Eating the Elephant: It Was the Friends We Made

Networking. People. Relationships.

Is there anything more anti-author? We’re known for solitary journeys. Author, pen, paper, story. We haunt cafes and libraries. We have private studies, spaces dedicated to our craft.

We don’t…network.

But should we?

Yes. Yes, we should. Networking, connecting with people in your industry, is an invaluable tool for us. Through others, we can:

      • Learn about calls for short/flash submissions
      • Find agents and publishers for longer works
      • Discover beta/critique groups
      • Make friends
      • Explore opportunities in your genre
      • Join professional organizations
      • Get support and advice
      • Market yourself (brand building)
      • Gain new perspectives
      • Build confidence

Let’s dig deeper, shall we?

Submissions are our bread and butter, yes? They keep us sharp, keep us writing, and if we’re lucky, keep us in caffeine-money. Acceptances boost our motivation, rejections teach us. Subs help us stay on deadlines, which contributes to forming solid habits.

Working on a novel or a collection of your work? Have a manuscript completed and ready for the next steps? Networking can help you find an agent or a publisher. Even if you’re not quite there yet, you can gather information, see who would be a good fit, make connections for the future.

If you’re shy, Facebook groups are a wonderful place to start. You can watch and lurk for a bit, then dip your toes in the water. Reading groups, critique groups, beta groups, prompt groups, genre-specific groups—the possibilities are nearly endless. Once you join a couple, you’ll find like-minded people to connect with.

Professional organizations sound intimidating, don’t they? All those requirements and people with long lists of accomplishments. It was a long time before I felt worthy of joining one. But here’s the thing…they’re not so scary and they offer a boatload (an entire boat!) of benefits. The Horror Writer’s Association, the Romance Writers of America, the Author’s Guild, and oh so many more—they offer legal advice, paths to earning awards, opportunities for interviews. You may even find a mentor! The list goes on and on. Most have entry level memberships that are either free or have reduced fees. You can upgrade later as you are able.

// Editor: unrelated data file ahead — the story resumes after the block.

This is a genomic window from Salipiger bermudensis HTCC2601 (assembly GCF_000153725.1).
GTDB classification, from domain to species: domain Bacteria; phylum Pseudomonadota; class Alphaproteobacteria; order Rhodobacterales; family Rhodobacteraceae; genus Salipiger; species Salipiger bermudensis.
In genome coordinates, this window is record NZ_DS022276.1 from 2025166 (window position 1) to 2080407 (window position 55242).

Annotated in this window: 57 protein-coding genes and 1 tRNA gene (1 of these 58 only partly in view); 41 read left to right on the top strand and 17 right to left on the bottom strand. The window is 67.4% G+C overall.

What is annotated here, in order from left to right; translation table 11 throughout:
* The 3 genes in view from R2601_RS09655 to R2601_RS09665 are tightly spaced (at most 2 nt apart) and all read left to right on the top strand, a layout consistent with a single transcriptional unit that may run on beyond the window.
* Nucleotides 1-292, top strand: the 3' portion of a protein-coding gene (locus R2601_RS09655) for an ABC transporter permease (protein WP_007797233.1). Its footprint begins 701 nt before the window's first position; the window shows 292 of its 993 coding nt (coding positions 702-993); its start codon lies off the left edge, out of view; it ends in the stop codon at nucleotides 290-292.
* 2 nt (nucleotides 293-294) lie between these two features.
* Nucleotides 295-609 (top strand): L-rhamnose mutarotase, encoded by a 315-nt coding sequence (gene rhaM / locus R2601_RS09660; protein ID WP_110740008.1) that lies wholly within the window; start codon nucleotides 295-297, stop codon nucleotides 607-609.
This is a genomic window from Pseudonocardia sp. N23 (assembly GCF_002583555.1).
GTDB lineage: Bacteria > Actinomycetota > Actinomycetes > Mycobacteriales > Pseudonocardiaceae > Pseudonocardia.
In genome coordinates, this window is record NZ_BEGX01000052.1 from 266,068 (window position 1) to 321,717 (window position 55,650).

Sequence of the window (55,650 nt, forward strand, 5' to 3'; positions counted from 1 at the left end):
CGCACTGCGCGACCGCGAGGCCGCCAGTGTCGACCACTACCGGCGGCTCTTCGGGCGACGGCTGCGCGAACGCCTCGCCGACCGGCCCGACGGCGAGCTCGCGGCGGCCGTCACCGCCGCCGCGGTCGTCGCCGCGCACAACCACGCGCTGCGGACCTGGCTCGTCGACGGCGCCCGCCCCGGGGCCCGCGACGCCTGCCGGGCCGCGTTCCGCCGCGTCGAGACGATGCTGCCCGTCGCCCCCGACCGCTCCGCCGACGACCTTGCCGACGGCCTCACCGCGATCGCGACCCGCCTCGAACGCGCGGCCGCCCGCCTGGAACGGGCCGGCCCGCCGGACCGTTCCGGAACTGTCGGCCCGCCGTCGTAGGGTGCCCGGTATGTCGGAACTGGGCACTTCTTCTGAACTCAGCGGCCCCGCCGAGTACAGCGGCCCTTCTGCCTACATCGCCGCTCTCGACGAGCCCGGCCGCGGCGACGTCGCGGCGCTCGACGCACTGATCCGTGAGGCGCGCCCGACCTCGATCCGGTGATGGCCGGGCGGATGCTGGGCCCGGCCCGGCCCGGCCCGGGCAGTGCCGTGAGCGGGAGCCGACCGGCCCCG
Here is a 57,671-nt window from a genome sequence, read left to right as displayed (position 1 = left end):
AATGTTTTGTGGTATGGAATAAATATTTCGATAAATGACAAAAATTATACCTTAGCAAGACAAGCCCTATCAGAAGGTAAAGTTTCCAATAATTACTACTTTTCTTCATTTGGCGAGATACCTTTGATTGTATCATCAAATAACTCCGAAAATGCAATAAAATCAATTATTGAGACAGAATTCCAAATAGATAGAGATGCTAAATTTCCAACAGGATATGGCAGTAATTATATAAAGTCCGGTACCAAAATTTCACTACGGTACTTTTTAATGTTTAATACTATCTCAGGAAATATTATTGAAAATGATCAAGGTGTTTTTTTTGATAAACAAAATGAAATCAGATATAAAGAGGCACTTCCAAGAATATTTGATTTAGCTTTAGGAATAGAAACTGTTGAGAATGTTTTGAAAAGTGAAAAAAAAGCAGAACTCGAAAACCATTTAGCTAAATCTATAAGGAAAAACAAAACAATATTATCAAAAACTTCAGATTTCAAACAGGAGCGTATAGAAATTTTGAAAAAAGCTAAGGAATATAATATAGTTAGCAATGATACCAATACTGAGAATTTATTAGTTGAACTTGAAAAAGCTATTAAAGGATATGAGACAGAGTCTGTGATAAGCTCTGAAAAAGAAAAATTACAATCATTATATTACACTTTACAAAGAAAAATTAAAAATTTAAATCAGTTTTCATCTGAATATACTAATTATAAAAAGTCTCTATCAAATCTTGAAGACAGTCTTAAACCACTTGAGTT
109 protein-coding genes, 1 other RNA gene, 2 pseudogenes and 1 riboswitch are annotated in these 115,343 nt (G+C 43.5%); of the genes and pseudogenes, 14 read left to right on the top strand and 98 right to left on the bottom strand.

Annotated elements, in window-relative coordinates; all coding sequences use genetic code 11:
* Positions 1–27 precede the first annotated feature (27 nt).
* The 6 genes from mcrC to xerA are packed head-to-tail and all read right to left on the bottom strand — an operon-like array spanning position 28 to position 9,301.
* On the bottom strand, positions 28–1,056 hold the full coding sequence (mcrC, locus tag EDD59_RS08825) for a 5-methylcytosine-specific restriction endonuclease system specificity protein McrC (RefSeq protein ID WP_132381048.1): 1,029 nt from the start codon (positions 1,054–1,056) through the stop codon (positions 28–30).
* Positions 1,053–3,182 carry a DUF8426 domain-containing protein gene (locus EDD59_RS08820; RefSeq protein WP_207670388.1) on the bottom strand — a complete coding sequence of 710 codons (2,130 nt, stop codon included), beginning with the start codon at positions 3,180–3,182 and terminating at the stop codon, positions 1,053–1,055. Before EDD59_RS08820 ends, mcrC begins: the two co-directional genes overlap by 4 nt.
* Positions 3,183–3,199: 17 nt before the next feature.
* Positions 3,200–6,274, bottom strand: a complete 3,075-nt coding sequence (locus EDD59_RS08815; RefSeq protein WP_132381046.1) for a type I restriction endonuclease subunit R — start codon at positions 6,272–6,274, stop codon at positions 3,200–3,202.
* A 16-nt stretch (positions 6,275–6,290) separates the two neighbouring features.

We’ve talked before about creating and building your brand. Networking introduces all that work to others. It gets your brand in front of eyes. Most of what we do is online, so your avatar/icon is front and center. If you’re attending an event, your business card (physical or digital) will have your logo. Every way you interact with people is an opportunity to share your brand and etch yourself in their memory.

Chatting with other authors, with agents and editors, with publishers, opens your world in ways you may not realize. You’ll get a peek into genres you don’t (maybe yet) write in. You’ll learn how parts of the industry work, for good and sometimes not so good—but you need to know anyway. You may change the way you view certain aspects. And as your exposure, knowledge, and experience build, so will your confidence.

Go forth, Author! Make some friends!

Picture of Kimberly Rei

Kimberly Rei

Kimberly Rei, in addition to writing creepy tales, is an editor with Black Hare Press and takes joy in offering the wobbly wisdom of her experience. She does her best work in the places that can't exist...the in-between places where imagination defies reality. With a penchant for dark corners and hooks that leave readers looking over their shoulder, she is always on the lookout for new ideas, new projects, and new ways to make words dance. Her debut novelette, Chrysalis, is available on Amazon. Kimberly lives in gorgeous Florida where the Gulf hides monsters and the sun is a special kind of horror.
Picture of Dean Shawker

Dean Shawker

Dean Shawker hails from Bracknell, UK, and now lives in Melbourne, Australia.

Dean is co-founder and editor of Black Hare Press.

Having found that his BSc in Bioengineering and BA in Digital Media were as useful in real life as calculus and geometric proofs, Dean now works in commercial non-fiction during the day and moonlights as a minion of the hell hare, Captain Woundwort, in the dark hours.

He writes speculative fiction and dark poetry under the pseudonym Avery Hunter, and edits under the name D. Kershaw.

You’ll usually find him hanging out with the rest of the BHP family in the BHP Facebook group, or here as a servant to the Stygian Lepus.

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